“You’re right. I’m sorry.”
He took my container of curry and my chopsticks and put them next to his. I wiped my mouth with the back of my hand while he was distracted. Something big was happening. I could feel it.
He pulled me onto his lap so that I was straddling him.
“I’m only going to talk about this once. No questions, okay?”
“I was with her for three years. I loved her … love her,” he amended. Jealousy rushed. That’s all it did — rushed through me with nowhere to go. It felt like I was going to pop from the pressure. I bit the insides of my cheeks.
“You never quite stop loving someone when you're in that deep.” His eyes kind of glazed over at that point. “Anyway, we were really young … and stupid. I couldn’t control her the way I wanted to; she was too strong for me. I made a really bad decision one night and she caught me.”
“You cheated on her?” Up until that point I had kept my mouth shut, too afraid to speak in case it broke the rare chatty moment he was having.
The muscles in his jaw clenched, and his nostrils flared.
“Yes — no.” He rubbed his forehead. “I was...” He dropped his hand to my hip. He looked so tortured that I reached up to put my palm against his cheek. I knew a little about Caleb’s father. He was a notorious womanizer. Currently, he was married to a woman younger than me. It was his fourth marriage. From what I gathered from Caleb, he highly disapproved of his father’s behavior, so cheating was coming as quite a surprise to me.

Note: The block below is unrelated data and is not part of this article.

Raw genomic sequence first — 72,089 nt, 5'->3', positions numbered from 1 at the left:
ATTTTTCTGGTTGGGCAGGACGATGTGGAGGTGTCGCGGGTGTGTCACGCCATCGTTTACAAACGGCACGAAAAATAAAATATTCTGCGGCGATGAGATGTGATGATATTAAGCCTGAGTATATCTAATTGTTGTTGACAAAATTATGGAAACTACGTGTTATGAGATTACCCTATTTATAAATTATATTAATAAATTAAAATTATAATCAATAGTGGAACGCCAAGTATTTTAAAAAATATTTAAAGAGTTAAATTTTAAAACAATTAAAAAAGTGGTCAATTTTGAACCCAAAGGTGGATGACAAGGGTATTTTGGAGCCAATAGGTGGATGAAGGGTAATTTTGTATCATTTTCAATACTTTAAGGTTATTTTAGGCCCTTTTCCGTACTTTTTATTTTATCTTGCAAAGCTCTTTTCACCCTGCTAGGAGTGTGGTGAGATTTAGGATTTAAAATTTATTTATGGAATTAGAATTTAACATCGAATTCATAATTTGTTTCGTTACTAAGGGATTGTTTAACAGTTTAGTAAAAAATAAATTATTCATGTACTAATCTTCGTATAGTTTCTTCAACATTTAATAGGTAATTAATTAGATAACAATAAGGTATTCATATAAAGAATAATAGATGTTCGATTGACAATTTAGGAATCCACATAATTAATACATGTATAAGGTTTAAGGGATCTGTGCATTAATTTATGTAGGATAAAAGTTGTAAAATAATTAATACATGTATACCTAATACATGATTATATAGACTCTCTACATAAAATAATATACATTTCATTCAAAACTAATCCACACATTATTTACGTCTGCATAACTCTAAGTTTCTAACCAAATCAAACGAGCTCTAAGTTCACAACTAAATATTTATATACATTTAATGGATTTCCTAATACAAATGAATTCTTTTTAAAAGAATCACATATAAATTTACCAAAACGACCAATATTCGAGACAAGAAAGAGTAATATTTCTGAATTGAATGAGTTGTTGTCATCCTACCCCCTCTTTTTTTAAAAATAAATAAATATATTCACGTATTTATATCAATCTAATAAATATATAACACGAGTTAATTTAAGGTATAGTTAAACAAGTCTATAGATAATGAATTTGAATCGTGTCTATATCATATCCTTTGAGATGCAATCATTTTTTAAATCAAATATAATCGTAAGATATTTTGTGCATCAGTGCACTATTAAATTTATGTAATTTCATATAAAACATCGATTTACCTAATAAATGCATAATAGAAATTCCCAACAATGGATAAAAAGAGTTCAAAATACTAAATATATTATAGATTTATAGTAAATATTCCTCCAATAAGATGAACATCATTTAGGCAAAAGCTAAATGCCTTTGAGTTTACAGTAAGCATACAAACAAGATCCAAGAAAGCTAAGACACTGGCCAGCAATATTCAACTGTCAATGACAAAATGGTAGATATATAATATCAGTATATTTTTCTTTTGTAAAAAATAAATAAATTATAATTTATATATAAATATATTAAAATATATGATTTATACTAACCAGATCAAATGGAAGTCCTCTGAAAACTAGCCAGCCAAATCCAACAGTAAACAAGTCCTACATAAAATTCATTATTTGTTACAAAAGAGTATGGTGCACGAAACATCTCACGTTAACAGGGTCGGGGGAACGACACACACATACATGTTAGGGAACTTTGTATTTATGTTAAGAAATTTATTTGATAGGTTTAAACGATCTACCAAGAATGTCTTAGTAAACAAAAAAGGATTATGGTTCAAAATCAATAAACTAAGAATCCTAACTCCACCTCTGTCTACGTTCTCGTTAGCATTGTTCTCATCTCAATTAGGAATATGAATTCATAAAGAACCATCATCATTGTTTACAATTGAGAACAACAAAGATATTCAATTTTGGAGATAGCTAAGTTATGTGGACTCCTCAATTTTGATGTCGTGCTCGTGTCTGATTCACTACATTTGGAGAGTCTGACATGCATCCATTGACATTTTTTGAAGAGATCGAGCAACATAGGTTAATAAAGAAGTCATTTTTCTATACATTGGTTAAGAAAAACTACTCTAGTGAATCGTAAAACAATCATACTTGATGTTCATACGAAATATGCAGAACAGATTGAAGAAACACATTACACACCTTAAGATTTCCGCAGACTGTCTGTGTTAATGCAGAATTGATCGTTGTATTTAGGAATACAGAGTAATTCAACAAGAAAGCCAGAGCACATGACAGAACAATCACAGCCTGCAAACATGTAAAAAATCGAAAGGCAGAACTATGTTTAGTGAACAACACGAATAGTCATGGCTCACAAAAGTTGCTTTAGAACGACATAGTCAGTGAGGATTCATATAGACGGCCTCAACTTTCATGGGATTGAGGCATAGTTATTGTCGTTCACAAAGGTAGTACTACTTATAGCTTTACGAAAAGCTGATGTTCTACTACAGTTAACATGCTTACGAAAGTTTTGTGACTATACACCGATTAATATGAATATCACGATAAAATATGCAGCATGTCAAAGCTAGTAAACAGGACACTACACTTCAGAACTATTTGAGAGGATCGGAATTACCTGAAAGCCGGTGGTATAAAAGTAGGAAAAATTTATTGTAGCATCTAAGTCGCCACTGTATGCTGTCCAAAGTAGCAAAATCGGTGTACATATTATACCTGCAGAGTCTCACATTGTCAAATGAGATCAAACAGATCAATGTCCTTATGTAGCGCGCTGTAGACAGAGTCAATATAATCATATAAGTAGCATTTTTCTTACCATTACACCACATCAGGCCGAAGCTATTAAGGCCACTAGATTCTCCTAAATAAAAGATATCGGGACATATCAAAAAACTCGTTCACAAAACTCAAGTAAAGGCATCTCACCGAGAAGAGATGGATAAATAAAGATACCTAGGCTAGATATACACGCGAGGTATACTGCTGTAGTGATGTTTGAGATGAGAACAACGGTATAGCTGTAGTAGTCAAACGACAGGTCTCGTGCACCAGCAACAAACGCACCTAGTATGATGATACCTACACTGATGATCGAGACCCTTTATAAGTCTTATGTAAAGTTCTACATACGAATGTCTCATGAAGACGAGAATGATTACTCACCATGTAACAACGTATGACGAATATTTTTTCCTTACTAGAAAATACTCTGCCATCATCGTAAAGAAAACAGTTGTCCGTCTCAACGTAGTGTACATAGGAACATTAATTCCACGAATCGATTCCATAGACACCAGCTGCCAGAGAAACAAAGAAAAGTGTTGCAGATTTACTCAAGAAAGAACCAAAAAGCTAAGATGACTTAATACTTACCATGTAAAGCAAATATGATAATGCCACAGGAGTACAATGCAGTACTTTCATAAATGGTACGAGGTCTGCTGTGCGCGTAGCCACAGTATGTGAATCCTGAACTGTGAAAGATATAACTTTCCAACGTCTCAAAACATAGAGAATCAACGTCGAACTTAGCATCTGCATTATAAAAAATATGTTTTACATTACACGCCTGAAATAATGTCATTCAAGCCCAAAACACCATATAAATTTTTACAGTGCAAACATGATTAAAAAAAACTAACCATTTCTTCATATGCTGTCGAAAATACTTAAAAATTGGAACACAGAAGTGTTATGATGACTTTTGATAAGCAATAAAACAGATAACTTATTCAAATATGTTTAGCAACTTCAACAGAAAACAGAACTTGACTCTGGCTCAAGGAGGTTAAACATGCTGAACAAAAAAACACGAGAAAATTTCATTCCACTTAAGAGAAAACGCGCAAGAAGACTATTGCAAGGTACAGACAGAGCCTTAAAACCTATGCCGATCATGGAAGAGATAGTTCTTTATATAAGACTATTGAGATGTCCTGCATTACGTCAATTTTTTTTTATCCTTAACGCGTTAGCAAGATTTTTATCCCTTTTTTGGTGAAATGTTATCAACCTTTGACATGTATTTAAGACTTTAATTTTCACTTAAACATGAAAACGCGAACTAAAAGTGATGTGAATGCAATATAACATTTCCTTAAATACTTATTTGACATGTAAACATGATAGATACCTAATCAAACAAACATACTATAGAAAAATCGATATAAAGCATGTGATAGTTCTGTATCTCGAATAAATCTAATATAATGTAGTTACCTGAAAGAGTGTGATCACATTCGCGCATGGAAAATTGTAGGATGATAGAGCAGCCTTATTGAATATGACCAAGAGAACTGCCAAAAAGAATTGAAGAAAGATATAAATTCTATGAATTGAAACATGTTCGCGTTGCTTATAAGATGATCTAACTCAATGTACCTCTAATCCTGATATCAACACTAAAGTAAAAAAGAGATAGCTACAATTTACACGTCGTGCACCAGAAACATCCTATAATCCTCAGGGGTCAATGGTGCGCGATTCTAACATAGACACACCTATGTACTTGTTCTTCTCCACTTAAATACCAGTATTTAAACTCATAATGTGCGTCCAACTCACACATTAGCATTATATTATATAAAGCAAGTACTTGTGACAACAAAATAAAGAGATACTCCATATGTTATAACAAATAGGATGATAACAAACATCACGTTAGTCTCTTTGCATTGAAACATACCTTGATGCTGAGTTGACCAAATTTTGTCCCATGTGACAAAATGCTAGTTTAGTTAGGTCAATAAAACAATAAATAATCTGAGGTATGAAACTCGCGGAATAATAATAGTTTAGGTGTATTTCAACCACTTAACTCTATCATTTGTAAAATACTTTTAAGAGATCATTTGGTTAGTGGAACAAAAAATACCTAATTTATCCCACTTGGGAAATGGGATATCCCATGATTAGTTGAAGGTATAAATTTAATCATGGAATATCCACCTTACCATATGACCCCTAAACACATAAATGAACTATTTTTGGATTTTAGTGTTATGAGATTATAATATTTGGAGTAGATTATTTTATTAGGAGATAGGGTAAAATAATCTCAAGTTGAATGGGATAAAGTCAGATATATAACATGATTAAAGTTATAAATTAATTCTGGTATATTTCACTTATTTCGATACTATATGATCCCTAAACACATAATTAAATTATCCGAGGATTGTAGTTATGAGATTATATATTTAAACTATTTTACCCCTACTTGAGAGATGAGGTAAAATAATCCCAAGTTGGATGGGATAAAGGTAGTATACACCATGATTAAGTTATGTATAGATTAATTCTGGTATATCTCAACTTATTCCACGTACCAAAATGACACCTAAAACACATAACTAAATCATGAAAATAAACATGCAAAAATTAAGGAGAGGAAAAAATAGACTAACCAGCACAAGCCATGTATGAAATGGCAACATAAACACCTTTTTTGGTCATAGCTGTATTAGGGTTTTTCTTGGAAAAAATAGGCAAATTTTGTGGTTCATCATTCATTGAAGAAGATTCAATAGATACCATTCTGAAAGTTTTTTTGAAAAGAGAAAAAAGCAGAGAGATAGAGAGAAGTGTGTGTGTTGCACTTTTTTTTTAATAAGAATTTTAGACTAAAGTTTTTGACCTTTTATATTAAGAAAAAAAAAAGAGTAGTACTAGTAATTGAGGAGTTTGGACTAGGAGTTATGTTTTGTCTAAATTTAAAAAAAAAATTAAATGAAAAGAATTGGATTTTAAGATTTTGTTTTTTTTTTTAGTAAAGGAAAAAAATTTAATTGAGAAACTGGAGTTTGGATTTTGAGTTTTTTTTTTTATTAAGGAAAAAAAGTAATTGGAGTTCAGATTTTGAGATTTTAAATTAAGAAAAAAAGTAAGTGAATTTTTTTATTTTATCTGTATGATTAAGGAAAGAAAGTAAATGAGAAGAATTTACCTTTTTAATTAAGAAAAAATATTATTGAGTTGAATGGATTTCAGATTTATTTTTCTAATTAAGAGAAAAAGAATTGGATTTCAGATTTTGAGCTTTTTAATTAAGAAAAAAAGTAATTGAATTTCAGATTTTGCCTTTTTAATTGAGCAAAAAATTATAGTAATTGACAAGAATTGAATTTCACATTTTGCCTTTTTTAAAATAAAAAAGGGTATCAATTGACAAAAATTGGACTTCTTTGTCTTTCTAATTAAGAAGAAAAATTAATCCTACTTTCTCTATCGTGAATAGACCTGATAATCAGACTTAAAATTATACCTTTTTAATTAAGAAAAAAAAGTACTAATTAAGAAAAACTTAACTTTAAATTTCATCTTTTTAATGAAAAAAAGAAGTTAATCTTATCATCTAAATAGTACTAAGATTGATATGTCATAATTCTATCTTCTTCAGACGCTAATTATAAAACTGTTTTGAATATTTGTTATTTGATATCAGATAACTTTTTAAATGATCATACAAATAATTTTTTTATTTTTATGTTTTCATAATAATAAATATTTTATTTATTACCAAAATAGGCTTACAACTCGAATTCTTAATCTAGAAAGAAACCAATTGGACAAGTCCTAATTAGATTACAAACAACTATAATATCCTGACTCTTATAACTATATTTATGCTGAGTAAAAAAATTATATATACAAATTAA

“I’m not a cheater, Leah. But, God that woman doesn’t trust anyone…”
I took a deep breath and let it ooze from between my lips. He watched me carefully, trying to gauge my response.
“But, did you do anything with her?”
“Not technically — no.”
I didn’t understand what he was saying. Did he think that he cheated just because he wanted to cheat? Did he want to cheat?
“Leah,” he swiped my hair over my shoulder, his fingers brushing against my skin. I shivered. We were having a serious discussion and all I could think about was —
I shook my head in frustration. “Either you f**ked her or you didn’t.”
He sighed. “I never cheated on her. Not in the traditional sense of the word.”
“God, I don’t even know what that means.”
He tilted his head back and laughed. “Obviously our moral compasses do not point in the same direction.”
I blushed. A rare thing for me to do.
“Leah,” he said. “I like you. More than I should at this point. But, I’m still a mess. I can’t be in a relationship if I’m only in halfway. I still love her.”
My eyes filled with tears. He was telling me that he couldn’t even try to love me because he loved someone else.
“Fuck.” I swung my legs off of him and sat on my side of the bed. The sheet was pushed down to his waist. I looked at him out of the corner of my eye. His face was wiped of emotion.
“So what are you saying? May I remind you that you showed up on my doorstep, not the other way around?”
He laughed, and tackling me to my back, he leaned over me.
“I am very attracted to you.” He kissed my nose. “I care about you. When you left the other night, you were hurt.”
“Yes, I was.”
I smiled up at him. “Now, I’m hurting in a different way.”
He laughed. He had a great laugh. It started as a rumble in his chest and then rolled out in a smooth, raspy wave. Every time I made him laugh, I felt triumphant.
I suddenly grew serious. “I can make you forget her.”
His lips were still curled in a half smile. His eyes grew foggy as he looked down at my mouth.
I nodded. “Yeah.”
“Okay, Red,” he said, softly winding a piece of my hair around his finger.
I giggled — also an unusual thing for me to do. Red. I liked that.
He kissed me softly and slid on top of me.
We made love. It was the first time in my life that someone made love to me. It had always just been sex.
I fell hard that day.
I am in my Juicy sweats and a tank top, making a smoothie in the kitchen, when Sam arrives for work the next day. I am supposed to be watching Estella — who is napping in her movable bassinet — while Caleb takes a shower, but by the time I let Sam in the front door, I have forgotten where I parked her.